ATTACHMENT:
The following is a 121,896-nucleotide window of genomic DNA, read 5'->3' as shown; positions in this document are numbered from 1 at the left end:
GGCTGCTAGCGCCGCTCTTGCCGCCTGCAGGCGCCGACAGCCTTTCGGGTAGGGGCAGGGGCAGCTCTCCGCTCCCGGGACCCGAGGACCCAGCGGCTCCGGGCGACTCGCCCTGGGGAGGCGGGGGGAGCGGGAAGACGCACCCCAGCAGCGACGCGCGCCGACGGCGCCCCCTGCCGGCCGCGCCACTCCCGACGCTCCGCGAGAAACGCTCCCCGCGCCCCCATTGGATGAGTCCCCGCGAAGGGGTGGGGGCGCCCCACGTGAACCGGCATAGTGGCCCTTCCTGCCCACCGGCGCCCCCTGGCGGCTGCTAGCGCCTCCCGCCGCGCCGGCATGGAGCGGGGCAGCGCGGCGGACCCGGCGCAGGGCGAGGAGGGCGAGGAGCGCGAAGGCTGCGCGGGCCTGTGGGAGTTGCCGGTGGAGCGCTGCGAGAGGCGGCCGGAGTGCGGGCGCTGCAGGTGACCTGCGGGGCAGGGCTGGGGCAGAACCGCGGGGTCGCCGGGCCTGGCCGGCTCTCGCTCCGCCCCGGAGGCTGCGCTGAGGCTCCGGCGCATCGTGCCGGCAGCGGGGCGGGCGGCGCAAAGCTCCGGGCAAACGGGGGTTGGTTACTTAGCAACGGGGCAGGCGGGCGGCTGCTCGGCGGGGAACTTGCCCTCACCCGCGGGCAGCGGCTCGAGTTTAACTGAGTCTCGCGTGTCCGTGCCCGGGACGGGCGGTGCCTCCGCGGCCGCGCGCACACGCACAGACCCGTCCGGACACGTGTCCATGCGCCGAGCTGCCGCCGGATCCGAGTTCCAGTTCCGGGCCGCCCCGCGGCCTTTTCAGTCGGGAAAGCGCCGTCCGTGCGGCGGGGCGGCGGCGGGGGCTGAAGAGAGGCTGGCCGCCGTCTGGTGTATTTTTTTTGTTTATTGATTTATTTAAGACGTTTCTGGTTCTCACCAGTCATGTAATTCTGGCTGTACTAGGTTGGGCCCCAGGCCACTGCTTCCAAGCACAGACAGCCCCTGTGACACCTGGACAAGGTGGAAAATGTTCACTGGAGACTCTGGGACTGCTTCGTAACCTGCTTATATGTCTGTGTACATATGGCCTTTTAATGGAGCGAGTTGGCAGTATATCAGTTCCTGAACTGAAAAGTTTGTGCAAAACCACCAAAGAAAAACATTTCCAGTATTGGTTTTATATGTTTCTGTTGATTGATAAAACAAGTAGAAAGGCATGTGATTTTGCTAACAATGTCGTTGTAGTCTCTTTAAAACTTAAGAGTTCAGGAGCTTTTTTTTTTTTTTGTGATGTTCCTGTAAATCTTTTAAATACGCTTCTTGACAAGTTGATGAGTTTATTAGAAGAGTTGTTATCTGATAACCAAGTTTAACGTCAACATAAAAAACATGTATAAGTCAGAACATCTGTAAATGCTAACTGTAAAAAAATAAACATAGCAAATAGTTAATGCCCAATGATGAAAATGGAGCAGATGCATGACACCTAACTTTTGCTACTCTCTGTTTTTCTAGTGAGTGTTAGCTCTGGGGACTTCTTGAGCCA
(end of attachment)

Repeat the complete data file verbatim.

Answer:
The following is a 121,896-nucleotide window of genomic DNA, read 5'->3' as shown; positions in this document are numbered from 1 at the left end:
GGCTGCTAGCGCCGCTCTTGCCGCCTGCAGGCGCCGACAGCCTTTCGGGTAGGGGCAGGGGCAGCTCTCCGCTCCCGGGACCCGAGGACCCAGCGGCTCCGGGCGACTCGCCCTGGGGAGGCGGGGGGAGCGGGAAGACGCACCCCAGCAGCGACGCGCGCCGACGGCGCCCCCTGCCGGCCGCGCCACTCCCGACGCTCCGCGAGAAACGCTCCCCGCGCCCCCATTGGATGAGTCCCCGCGAAGGGGTGGGGGCGCCCCACGTGAACCGGCATAGTGGCCCTTCCTGCCCACCGGCGCCCCCTGGCGGCTGCTAGCGCCTCCCGCCGCGCCGGCATGGAGCGGGGCAGCGCGGCGGACCCGGCGCAGGGCGAGGAGGGCGAGGAGCGCGAAGGCTGCGCGGGCCTGTGGGAGTTGCCGGTGGAGCGCTGCGAGAGGCGGCCGGAGTGCGGGCGCTGCAGGTGACCTGCGGGGCAGGGCTGGGGCAGAACCGCGGGGTCGCCGGGCCTGGCCGGCTCTCGCTCCGCCCCGGAGGCTGCGCTGAGGCTCCGGCGCATCGTGCCGGCAGCGGGGCGGGCGGCGCAAAGCTCCGGGCAAACGGGGGTTGGTTACTTAGCAACGGGGCAGGCGGGCGGCTGCTCGGCGGGGAACTTGCCCTCACCCGCGGGCAGCGGCTCGAGTTTAACTGAGTCTCGCGTGTCCGTGCCCGGGACGGGCGGTGCCTCCGCGGCCGCGCGCACACGCACAGACCCGTCCGGACACGTGTCCATGCGCCGAGCTGCCGCCGGATCCGAGTTCCAGTTCCGGGCCGCCCCGCGGCCTTTTCAGTCGGGAAAGCGCCGTCCGTGCGGCGGGGCGGCGGCGGGGGCTGAAGAGAGGCTGGCCGCCGTCTGGTGTATTTTTTTTGTTTATTGATTTATTTAAGACGTTTCTGGTTCTCACCAGTCATGTAATTCTGGCTGTACTAGGTTGGGCCCCAGGCCACTGCTTCCAAGCACAGACAGCCCCTGTGACACCTGGACAAGGTGGAAAATGTTCACTGGAGACTCTGGGACTGCTTCGTAACCTGCTTATATGTCTGTGTACATATGGCCTTTTAATGGAGCGAGTTGGCAGTATATCAGTTCCTGAACTGAAAAGTTTGTGCAAAACCACCAAAGAAAAACATTTCCAGTATTGGTTTTATATGTTTCTGTTGATTGATAAAACAAGTAGAAAGGCATGTGATTTTGCTAACAATGTCGTTGTAGTCTCTTTAAAACTTAAGAGTTCAGGAGCTTTTTTTTTTTTTTGTGATGTTCCTGTAAATCTTTTAAATACGCTTCTTGACAAGTTGATGAGTTTATTAGAAGAGTTGTTATCTGATAACCAAGTTTAACGTCAACATAAAAAACATGTATAAGTCAGAACATCTGTAAATGCTAACTGTAAAAAAATAAACATAGCAAATAGTTAATGCCCAATGATGAAAATGGAGCAGATGCATGACACCTAACTTTTGCTACTCTCTGTTTTTCTAGTGAGTGTTAGCTCTGGGGACTTCTTGAGCCA